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Experimental analysis of simple, distributed vertex coloring algorithms. Irene Finocchi Alessandro Panconesi Riccardo Silvestri DSI, University of Rome “La Sapienza”. Given G = (V,E) find c :V N such that.  (u,v)  E c(u)  c(v). The vertex coloring problem.

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slide1
Experimental analysis of simple, distributed vertex coloring algorithms

Irene Finocchi

Alessandro Panconesi

Riccardo Silvestri

DSI, University of Rome “La Sapienza”

slide2
Given G = (V,E) findc :VN such that

 (u,v)  E c(u)  c(v)

The vertex coloring problem

  • Goal: finding “good” colorings, i.e., using few colors
  • Finding or even approximating the minimum number of colors is hard

13th ACM-SIAM Symposium on Discrete Algorithms

slide3
Distributed vertex coloring
  • “Good” colorings in a distributed setting:
  • O(D)-colorings, where D = maximum degree
  • to be computed in O(polylog n) time
  • Each graph is D+1-colorable
    • Sequential algorithm: trivial
    • Deterministic distributed algorithm working in O(polylog n) time: open problem!
  • Brooks-Vizing colorings = colorings using “many fewer” than D colors
  • G square or triangle free  (D/log D)-colorable

13th ACM-SIAM Symposium on Discrete Algorithms

slide4
Distributed coloring algorithms
  • Model of computation: synchronous, message-passing
    • Vertices = processors operate in parallel
    • Routing messages costs order of magnitude more than performing local computations
  • Characteristics of the algorithms
    • Each vertex manages a list of colors (palette)
    • The computation proceeds in rounds

13th ACM-SIAM Symposium on Discrete Algorithms

slide5
1.Wake up!

Wake up with probability wr

2.Try!

Pick a tentative color c from palette Lu

(uniformly at random)

3.Conflict

resolution

c-color iff no awaken neighbor has selected c as

tentative color

4.Deliverance?

If 3 succeded exit, otherwise remove from Lu the final

colors of the neighbors

5.Feed the

hungry!

If Lu= introduce fresh new colors

(up to the greatest color of a neighbor +1)

6.Back to

square one

Go back to sleep

The basic round r for vertex u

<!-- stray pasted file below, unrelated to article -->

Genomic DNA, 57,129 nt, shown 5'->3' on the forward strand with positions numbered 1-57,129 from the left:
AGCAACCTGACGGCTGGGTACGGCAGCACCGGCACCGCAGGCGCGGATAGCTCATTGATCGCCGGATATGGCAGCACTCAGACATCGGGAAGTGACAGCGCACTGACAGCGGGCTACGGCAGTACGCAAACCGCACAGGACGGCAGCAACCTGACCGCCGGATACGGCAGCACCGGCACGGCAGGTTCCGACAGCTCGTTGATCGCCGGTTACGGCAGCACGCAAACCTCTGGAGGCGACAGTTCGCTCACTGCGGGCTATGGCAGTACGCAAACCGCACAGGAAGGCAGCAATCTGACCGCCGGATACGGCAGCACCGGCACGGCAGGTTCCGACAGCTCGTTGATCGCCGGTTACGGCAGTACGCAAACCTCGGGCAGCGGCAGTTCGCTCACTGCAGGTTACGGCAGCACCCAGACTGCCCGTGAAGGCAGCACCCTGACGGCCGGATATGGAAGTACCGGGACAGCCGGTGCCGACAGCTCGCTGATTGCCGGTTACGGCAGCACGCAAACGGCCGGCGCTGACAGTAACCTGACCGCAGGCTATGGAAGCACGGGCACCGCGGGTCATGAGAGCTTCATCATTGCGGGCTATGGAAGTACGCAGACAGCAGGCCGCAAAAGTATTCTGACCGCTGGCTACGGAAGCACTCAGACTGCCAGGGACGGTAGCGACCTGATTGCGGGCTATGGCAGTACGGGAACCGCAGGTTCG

13th ACM-SIAM Symposium on Discrete Algorithms

slide6
Palette size: can it be << D?

Wake up probability: how do we choose it? Can it be constant?

Conflict resolution: the give up rule is not very smart... can we improve it?

Important parameters

Algorithms with very different characteristics can be obtained changing these parameters

13th ACM-SIAM Symposium on Discrete Algorithms

slide7
wr=1

Palette = [1, D+1]

wr=1/2

Palette = [1, D+1]

Trivial algorithm

Luby’s algorithm

A D+1-coloring is computed in O(log n) rounds

with high probability

D+1 colorings: theory

Key lemma: At any round an uncolored vertex colors with probability ≥1/4 [Johansson’99,Luby’93]

13th ACM-SIAM Symposium on Discrete Algorithms

slide8
How fast are the D+1-coloring algorithms

for different wake up probabilities?

D+1 colorings: Luby vs. Trivial

13th ACM-SIAM Symposium on Discrete Algorithms

slide9
D+1-coloring

D+1 colorings: Luby vs. Trivial

13th ACM-SIAM Symposium on Discrete Algorithms

slide10
Reduced palette: D/s

(s = shrinking factor)

palette size

wr =

uncolored neighbors

Grable & Panconesi 2000 (GP)

G triangle-free

D-regular

D >> log n

With high probability GP

colors G with O(D/log D)

colors within O(log n) rounds

Brooks-Vizing colorings: theory

13th ACM-SIAM Symposium on Discrete Algorithms

slide11
Hungarian step (HS)

conflict resolution by computing an independent set on Gc

A new conflict resolution rule

For each color c:

Gc(conflict graph) = graph induced by vertices with tentative color c

The hungarian approach for independent set computation:

given a random permutation p of the vertices of Gc, a vertex

enters the independent set iff it comes before its neighbors in p

13th ACM-SIAM Symposium on Discrete Algorithms

slide12
E[|independent set|]=n/(d+1)

1.

E[d] = s (if all vertices wake up)

[Easy to prove]

2.

E[|colored vertices|] = n/(s+1)

Expected number of colored vertices

n = number of vertices of Gc

d= average degree of Gc

[Hungarian folklore]

s = palette shrinking factor

13th ACM-SIAM Symposium on Discrete Algorithms

slide13
Palette

Wake up prob.

Conflict res.

Algorithms

GP

Grable

Panconesi

Reduced: D/s

palette size

Give up!

uncolored neighbors

Reduced: D/s

palette size

HGP

Hungarian GP

Hungarian

uncolored neighbors

CH

Constantly

hungarian

Reduced: D/s

Constant

Hungarian

TH

Trivially

hungarian

Reduced: D/s

1

Hungarian

Parameter settings

13th ACM-SIAM Symposium on Discrete Algorithms

slide14
Wake up probability & rounds

13th ACM-SIAM Symposium on Discrete Algorithms

slide15
How good are colorings?

(As a function of the initial palette size)

Shrinking factor & colors

13th ACM-SIAM Symposium on Discrete Algorithms

slide16
Shrinking factor & colors

13th ACM-SIAM Symposium on Discrete Algorithms

slide17
Shrinking factor & rounds

TH saves approx. 70-80%

rounds over GP and HGP

13th ACM-SIAM Symposium on Discrete Algorithms

slide18
Trivial is the algorithm of choice

D+1-colorings

Tight analysis?

TH is the algorithm of choice

Brooks-Vizing colorings

Rigorous theoretical analysis?

Conclusions & open problems

Deterministic algorithms?

13th ACM-SIAM Symposium on Discrete Algorithms

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